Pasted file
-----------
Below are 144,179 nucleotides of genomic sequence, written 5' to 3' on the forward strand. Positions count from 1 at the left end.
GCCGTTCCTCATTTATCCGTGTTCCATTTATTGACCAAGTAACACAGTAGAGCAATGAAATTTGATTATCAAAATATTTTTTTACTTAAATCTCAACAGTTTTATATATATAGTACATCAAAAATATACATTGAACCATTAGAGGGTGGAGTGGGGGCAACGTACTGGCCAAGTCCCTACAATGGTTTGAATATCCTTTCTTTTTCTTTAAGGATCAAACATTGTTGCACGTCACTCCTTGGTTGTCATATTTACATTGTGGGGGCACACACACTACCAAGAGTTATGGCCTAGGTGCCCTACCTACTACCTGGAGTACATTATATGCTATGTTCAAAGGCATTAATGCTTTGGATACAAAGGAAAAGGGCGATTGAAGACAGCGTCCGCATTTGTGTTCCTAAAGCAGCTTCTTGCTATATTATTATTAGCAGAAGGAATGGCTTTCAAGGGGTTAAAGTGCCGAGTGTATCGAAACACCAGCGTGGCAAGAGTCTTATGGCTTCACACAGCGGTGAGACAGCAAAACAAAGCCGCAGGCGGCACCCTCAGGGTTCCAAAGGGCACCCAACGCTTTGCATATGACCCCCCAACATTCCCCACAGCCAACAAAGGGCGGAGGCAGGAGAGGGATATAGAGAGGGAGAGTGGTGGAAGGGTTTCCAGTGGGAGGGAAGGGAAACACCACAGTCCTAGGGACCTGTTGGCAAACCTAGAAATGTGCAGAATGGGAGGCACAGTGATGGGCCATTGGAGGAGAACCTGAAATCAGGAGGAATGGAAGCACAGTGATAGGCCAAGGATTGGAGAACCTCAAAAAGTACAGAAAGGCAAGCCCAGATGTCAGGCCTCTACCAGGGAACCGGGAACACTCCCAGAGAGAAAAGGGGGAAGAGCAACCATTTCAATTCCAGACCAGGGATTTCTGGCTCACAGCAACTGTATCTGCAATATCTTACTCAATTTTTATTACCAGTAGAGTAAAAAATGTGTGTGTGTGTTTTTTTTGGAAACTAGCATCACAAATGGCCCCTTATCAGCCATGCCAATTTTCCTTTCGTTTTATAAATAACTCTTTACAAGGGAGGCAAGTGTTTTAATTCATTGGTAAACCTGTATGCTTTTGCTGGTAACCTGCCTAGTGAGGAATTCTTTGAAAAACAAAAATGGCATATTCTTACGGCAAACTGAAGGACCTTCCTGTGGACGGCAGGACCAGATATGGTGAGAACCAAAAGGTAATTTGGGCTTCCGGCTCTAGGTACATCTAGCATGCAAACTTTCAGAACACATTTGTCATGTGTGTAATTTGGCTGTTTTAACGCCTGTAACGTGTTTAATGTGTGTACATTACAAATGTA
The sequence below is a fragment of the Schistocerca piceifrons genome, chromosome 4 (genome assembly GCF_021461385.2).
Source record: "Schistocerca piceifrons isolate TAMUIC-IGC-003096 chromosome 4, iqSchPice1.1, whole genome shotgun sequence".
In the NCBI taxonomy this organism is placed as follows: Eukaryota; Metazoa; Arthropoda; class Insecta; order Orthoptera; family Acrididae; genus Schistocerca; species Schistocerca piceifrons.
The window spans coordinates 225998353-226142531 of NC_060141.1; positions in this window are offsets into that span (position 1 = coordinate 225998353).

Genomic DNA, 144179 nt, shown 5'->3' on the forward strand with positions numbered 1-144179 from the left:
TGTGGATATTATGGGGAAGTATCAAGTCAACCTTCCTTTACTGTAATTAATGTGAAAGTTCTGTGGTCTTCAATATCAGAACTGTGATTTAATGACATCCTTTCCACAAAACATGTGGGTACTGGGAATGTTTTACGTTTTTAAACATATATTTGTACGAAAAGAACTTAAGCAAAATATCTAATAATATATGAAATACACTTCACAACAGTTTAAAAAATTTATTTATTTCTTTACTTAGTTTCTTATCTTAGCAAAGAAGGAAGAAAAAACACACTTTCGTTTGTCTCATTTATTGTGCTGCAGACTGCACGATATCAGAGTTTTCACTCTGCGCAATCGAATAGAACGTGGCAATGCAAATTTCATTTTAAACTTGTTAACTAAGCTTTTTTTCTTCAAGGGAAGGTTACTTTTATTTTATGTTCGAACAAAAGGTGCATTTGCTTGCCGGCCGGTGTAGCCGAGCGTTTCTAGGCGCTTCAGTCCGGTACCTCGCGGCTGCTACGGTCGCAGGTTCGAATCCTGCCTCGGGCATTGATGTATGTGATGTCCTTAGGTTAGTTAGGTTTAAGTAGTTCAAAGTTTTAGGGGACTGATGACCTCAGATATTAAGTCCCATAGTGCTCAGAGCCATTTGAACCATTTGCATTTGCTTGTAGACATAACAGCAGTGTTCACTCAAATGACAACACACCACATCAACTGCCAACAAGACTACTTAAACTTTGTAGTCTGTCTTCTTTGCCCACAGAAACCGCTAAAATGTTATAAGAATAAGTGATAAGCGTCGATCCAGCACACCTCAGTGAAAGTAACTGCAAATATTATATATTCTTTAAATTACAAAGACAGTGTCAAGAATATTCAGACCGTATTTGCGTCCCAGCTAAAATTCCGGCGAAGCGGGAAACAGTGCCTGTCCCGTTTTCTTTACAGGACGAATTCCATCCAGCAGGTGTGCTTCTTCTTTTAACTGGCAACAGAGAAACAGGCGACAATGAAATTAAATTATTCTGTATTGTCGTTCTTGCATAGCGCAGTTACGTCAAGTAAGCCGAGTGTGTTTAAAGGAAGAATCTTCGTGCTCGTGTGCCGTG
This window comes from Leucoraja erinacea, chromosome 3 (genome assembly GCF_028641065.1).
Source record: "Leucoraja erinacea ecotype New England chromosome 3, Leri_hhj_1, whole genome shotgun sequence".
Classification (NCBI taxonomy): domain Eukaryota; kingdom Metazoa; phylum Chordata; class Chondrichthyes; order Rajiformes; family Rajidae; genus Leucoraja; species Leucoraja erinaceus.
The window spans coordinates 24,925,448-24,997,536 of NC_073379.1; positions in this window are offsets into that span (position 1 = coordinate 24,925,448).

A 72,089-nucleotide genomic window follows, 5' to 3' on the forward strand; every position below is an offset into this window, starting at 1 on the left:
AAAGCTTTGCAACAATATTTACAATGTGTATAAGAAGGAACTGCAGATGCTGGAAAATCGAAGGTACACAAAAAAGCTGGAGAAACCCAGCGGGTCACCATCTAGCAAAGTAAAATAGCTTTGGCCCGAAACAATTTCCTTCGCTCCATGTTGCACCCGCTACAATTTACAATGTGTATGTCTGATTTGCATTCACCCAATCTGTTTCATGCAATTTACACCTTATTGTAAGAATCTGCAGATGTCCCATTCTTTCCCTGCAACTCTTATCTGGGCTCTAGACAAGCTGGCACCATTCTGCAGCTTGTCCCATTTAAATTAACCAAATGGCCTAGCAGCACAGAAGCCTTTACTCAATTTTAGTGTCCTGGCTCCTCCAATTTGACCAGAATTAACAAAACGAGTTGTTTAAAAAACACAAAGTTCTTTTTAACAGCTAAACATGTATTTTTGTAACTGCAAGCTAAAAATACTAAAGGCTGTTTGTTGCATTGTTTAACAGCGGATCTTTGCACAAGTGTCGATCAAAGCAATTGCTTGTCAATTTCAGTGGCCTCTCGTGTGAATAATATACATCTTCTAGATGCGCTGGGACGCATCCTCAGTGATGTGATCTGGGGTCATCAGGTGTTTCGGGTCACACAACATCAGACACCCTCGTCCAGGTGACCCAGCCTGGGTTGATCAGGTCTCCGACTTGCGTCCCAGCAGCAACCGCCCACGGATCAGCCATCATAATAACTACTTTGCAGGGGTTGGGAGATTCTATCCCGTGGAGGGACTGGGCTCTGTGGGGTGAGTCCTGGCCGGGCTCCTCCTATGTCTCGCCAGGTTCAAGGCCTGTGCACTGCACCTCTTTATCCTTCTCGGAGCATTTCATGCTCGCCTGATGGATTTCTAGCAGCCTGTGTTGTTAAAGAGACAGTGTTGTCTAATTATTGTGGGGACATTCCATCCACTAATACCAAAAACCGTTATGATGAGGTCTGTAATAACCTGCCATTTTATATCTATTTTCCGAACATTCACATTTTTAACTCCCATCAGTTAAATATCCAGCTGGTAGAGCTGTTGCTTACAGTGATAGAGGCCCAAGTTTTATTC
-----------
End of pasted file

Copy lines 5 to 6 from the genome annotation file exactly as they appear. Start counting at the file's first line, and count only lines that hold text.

In the NCBI taxonomy this organism is placed as follows: Eukaryota; Metazoa; Arthropoda; class Insecta; order Orthoptera; family Acrididae; genus Schistocerca; species Schistocerca piceifrons.
The window spans coordinates 225998353-226142531 of NC_060141.1; positions in this window are offsets into that span (position 1 = coordinate 225998353).